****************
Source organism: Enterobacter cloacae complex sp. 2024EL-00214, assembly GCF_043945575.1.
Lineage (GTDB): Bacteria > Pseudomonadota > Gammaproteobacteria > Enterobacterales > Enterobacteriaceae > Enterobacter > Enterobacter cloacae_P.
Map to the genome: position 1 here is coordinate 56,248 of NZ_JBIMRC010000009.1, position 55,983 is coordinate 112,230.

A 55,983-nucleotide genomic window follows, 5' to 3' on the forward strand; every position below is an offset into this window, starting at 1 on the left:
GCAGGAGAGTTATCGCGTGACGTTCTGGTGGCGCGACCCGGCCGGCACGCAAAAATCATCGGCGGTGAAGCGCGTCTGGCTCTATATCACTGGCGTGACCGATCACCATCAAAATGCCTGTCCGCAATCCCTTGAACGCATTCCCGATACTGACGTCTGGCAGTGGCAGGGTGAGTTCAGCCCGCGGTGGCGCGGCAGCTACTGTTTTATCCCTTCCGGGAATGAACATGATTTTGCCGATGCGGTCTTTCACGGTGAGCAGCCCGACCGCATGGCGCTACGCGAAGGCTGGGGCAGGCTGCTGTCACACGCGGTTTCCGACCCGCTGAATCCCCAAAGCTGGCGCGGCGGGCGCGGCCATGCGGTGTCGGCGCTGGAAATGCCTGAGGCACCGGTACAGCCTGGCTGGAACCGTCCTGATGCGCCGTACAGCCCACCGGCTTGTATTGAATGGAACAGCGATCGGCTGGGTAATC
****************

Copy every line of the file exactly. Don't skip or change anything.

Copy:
Source organism: Enterobacter cloacae complex sp. 2024EL-00214, assembly GCF_043945575.1.
Lineage (GTDB): Bacteria > Pseudomonadota > Gammaproteobacteria > Enterobacterales > Enterobacteriaceae > Enterobacter > Enterobacter cloacae_P.
Map to the genome: position 1 here is coordinate 56,248 of NZ_JBIMRC010000009.1, position 55,983 is coordinate 112,230.

A 55,983-nucleotide genomic window follows, 5' to 3' on the forward strand; every position below is an offset into this window, starting at 1 on the left:
GCAGGAGAGTTATCGCGTGACGTTCTGGTGGCGCGACCCGGCCGGCACGCAAAAATCATCGGCGGTGAAGCGCGTCTGGCTCTATATCACTGGCGTGACCGATCACCATCAAAATGCCTGTCCGCAATCCCTTGAACGCATTCCCGATACTGACGTCTGGCAGTGGCAGGGTGAGTTCAGCCCGCGGTGGCGCGGCAGCTACTGTTTTATCCCTTCCGGGAATGAACATGATTTTGCCGATGCGGTCTTTCACGGTGAGCAGCCCGACCGCATGGCGCTACGCGAAGGCTGGGGCAGGCTGCTGTCACACGCGGTTTCCGACCCGCTGAATCCCCAAAGCTGGCGCGGCGGGCGCGGCCATGCGGTGTCGGCGCTGGAAATGCCTGAGGCACCGGTACAGCCTGGCTGGAACCGTCCTGATGCGCCGTACAGCCCACCGGCTTGTATTGAATGGAACAGCGATCGGCTGGGTAATC